Friday, February 27, 2009

Introducing … IAAPA – Small Parks and Attractions

The purpose of these "Membership Minutes" is to make sure you know exactly what you’re getting when you join or renew your IAAPA membership—and why it’s even more essential to stay connected to the industry as we all head into what will be a challenging economic year. This week's post focuses on what IAAPA provides to our Small Parks and Attractions members.

Put Your Committee to Work!
Earlier this week, I had the priviledge of meeting with the members of the Small Amusement Parks and Attractions Committee. We focused our agenda on developing the education track for Small Parks and Attractions attendees at IAAPA Attractions Expo 2009. During our time together, I listened to the committee talk about the need for partnership and sharing among this particular community. At one point, I suggested that we offer each of the committee members' contact information to prospective and new members—creating an "ad-hoc" mentor program. I was thrilled when they ALL said "Yes! Sign me up!"

I encourage you to take advantage of this valuable resource. If you own, operate, or work at a small park or attraction and need to reach out to someone in the industry, simply contact one (or all) of these incredibly talented committee members. They are happy to listen, offer their advice, and their expertise. You just have to ask!

Education & Training
Have you thought about how are you going to train your staff this year? Do you have all the education resources you need? IAAPA has a whole bookstore full of training tools offered at affordable prices for members. Take a look at the First Steps or the Skill Builder series for economical training ideas that can really come in handy as you start building your staff. In addition, as a member you can log in to the Member Center and get access to previous IAAPA Attractions Expo education session handouts and other information which may serve as your connection to out-of-the-box ideas. These could turn out to be lifelines as you come up with new ways to meet your monetary goals.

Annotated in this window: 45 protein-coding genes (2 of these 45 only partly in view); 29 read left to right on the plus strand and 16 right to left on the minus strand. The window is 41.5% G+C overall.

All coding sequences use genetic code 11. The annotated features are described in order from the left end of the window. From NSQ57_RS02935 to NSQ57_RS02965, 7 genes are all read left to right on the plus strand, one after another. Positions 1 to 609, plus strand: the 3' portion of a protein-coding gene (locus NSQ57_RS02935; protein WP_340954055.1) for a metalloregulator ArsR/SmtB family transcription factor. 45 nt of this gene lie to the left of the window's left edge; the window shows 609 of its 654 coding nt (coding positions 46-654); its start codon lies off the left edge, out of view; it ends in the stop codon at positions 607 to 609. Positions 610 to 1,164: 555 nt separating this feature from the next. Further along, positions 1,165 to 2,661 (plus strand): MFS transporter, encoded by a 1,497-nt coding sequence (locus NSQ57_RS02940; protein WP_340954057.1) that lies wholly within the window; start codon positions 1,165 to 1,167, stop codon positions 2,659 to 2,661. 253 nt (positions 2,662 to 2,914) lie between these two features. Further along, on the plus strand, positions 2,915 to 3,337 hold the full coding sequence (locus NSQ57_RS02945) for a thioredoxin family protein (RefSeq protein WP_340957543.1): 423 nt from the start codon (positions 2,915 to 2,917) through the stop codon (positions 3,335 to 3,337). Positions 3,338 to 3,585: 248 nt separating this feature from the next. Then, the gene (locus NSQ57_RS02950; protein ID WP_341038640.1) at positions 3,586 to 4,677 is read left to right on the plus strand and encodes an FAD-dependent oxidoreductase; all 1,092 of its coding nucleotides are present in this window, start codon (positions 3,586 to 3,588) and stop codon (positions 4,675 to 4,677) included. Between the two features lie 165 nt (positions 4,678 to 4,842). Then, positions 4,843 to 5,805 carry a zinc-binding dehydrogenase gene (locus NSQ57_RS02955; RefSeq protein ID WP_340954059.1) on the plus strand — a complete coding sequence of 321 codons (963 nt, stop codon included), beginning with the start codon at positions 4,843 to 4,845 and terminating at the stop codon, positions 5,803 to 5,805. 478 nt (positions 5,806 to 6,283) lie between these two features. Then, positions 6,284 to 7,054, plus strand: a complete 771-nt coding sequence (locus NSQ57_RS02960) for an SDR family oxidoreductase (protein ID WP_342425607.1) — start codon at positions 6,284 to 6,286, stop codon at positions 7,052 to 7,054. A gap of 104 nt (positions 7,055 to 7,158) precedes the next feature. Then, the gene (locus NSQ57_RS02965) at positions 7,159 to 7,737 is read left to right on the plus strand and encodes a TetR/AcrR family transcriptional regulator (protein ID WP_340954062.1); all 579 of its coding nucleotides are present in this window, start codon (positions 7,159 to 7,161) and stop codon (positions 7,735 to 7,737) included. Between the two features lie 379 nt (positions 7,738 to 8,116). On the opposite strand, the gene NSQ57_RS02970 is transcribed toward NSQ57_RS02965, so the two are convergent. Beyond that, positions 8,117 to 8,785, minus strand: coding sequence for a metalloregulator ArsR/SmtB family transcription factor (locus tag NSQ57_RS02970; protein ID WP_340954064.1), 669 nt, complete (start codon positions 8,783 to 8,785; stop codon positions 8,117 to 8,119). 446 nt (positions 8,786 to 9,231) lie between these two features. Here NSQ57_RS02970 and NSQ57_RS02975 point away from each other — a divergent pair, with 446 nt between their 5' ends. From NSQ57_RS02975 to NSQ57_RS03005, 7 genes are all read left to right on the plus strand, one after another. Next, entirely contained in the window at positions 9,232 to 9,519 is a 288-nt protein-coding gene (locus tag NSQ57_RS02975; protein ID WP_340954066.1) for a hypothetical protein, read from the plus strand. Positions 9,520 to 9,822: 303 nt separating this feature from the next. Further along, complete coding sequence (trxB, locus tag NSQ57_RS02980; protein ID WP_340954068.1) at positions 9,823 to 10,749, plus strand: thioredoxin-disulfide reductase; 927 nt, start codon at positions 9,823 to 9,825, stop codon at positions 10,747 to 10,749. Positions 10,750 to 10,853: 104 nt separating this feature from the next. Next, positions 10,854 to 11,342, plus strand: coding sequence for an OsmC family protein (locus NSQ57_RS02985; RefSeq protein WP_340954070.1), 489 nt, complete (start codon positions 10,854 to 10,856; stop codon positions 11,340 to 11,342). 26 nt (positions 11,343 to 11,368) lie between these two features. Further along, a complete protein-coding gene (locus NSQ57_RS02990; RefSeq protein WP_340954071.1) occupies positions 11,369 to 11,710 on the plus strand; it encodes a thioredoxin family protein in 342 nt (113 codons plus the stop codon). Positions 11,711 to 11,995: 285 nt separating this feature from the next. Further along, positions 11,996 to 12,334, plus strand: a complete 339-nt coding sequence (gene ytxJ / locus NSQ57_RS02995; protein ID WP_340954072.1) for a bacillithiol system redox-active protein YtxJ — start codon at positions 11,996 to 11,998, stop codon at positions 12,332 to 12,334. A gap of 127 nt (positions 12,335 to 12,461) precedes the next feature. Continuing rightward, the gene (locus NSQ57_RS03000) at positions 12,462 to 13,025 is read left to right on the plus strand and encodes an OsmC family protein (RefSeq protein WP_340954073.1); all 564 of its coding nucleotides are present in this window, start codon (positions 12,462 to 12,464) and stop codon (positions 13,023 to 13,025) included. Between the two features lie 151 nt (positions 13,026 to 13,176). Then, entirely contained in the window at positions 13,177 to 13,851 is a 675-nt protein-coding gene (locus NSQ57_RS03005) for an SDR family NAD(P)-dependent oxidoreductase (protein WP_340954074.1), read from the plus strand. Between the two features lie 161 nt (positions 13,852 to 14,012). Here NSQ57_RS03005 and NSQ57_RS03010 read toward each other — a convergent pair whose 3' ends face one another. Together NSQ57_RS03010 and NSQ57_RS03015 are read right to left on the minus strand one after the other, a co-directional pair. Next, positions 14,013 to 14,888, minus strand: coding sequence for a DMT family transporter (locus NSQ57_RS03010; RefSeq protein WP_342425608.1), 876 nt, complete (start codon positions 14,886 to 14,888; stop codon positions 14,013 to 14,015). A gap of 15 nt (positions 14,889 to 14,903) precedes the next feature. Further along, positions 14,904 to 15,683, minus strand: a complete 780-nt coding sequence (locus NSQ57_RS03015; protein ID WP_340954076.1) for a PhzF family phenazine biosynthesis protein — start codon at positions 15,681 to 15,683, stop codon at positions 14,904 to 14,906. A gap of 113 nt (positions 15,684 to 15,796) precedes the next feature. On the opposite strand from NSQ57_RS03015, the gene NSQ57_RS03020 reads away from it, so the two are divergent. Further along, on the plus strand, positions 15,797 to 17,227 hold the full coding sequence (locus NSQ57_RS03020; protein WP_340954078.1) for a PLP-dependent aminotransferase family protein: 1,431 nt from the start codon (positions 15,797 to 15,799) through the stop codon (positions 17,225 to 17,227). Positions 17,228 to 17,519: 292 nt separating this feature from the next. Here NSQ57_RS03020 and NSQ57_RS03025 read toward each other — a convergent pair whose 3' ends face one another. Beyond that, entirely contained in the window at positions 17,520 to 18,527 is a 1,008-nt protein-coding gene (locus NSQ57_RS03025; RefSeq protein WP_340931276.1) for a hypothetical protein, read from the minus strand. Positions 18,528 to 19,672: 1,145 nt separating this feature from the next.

Government Relations
Our team is constantly monitoring issues that affect small parks and attractions. Your membership dues guarantee you have two dedicated full-time IAAPA staffers in Washington, D.C., working to protect your business interests. Your IAAPA GR team has worked tirelessly on the recent phthalate ban and provided our members with updates and education throughout the entire process. And we’re not just limited to federal issues; we have worked on a variety of state legislative initiatives as well. As a member, if you EVER need any support regarding a government relations issue, all you have to do is ask! Go ahead, it’s easy:

And of course, I would like to give a shout-out to FUNWORLD, our award-winning monthly magazine. The February issue is PACKED with ideas for ways you can drive your business and tips for how to succeed in this tough economy. A subscription is included with your membership!

What else do you need from IAAPA? Let me know what you think and if there is anything else we can do to help support you. My e-mail address is and I look forward to hearing from you.

Wednesday, February 25, 2009

March FUNWORLD Roars to Life

The new issue of FUNWORLD is out, and it's noteworthy for, as far as I know, being the first one to ever feature a live bear on the cover. As you can see from the photo above, that's a grizzly in the background over Minnesota Zoo CEO Lee Ehmke's shoulder.

The cover story this month, written by my colleague Marion Hixon, focuses on big-budget installations at zoos, highlighting the $24 million "Russia's Grizzly Coast" at the Minnesota Zoo. Lots of awesome grizzly photos in this issue!